Comparison of cone-beam CT parameters and sleep questionnaires in sleep apnea patients and control subjects.

Abstract

OBJECTIVE: The aim of this work was to compare the cone-beam computerized tomography (CBCT) scan measurements between patients with obstructive sleep apnea (OSA) and snorers to develop a prediction model for OSA based on CBCT imaging and the Berlin questionnaire.

STUDY DESIGN: Eighty subjects (46 OSA patients with apnea-hypoapnea index [AHI] >or= 10 and 34 snorers with AHI <10 based on ambulatory somnographic assessment) were recruited through flyers and mail at the University of Southern California School of Dentistry and at a private practice. Each patient answered the Berlin questionnaire, and was imaged with CBCT in supine position. Linear and volumetric measurements of the upper airway were performed by one blinded operator, and multivariate logistic regression analysis was used to identify risk factors for OSA.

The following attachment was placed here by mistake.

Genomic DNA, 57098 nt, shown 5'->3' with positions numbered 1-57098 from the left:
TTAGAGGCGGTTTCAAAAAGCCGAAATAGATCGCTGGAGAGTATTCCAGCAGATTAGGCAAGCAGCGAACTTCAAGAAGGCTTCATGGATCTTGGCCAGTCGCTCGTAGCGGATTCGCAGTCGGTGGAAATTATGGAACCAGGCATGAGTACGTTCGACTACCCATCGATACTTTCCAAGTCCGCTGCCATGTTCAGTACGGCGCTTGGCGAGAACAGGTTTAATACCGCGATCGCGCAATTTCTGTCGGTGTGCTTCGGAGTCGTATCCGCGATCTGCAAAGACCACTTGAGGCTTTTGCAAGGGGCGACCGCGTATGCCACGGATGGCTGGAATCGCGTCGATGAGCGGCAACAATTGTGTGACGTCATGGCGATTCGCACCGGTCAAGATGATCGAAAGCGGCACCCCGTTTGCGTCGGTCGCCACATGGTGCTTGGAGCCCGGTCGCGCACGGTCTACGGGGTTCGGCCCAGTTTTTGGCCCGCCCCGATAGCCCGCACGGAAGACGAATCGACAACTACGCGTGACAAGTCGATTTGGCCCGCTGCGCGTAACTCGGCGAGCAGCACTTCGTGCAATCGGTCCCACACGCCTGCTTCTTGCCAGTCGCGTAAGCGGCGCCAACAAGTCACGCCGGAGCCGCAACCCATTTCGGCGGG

RESULTS: The OSA patients were predominantly male and older and had a larger neck size and larger body mass index than the snorers. The minimum cross-sectional area of the upper airway and its lateral dimension were significantly smaller in the OSA patients. Airway uniformity defined as the minimum cross-sectional area divided by the average area was significantly smaller in the OSA patients.

CONCLUSIONS: Age >57 years, male gender, “high risk” on the Berlin questionnaire, and narrow upper airway lateral dimension (<17 mm) were identified as significant risk factors for OSA. The results of this study indicate that 3-dimensional CBCT airway analysis could be used as a tool to assess the presence and severity of OSA. The presence and severity (as measured by the respiratory disturbance index) of OSA is associated with a narrow lateral dimension of the airway, increasing age, male gender, and high-risk Berlin questionnaire.

Copyright (c) 2010 Mosby, Inc. All rights reserved.

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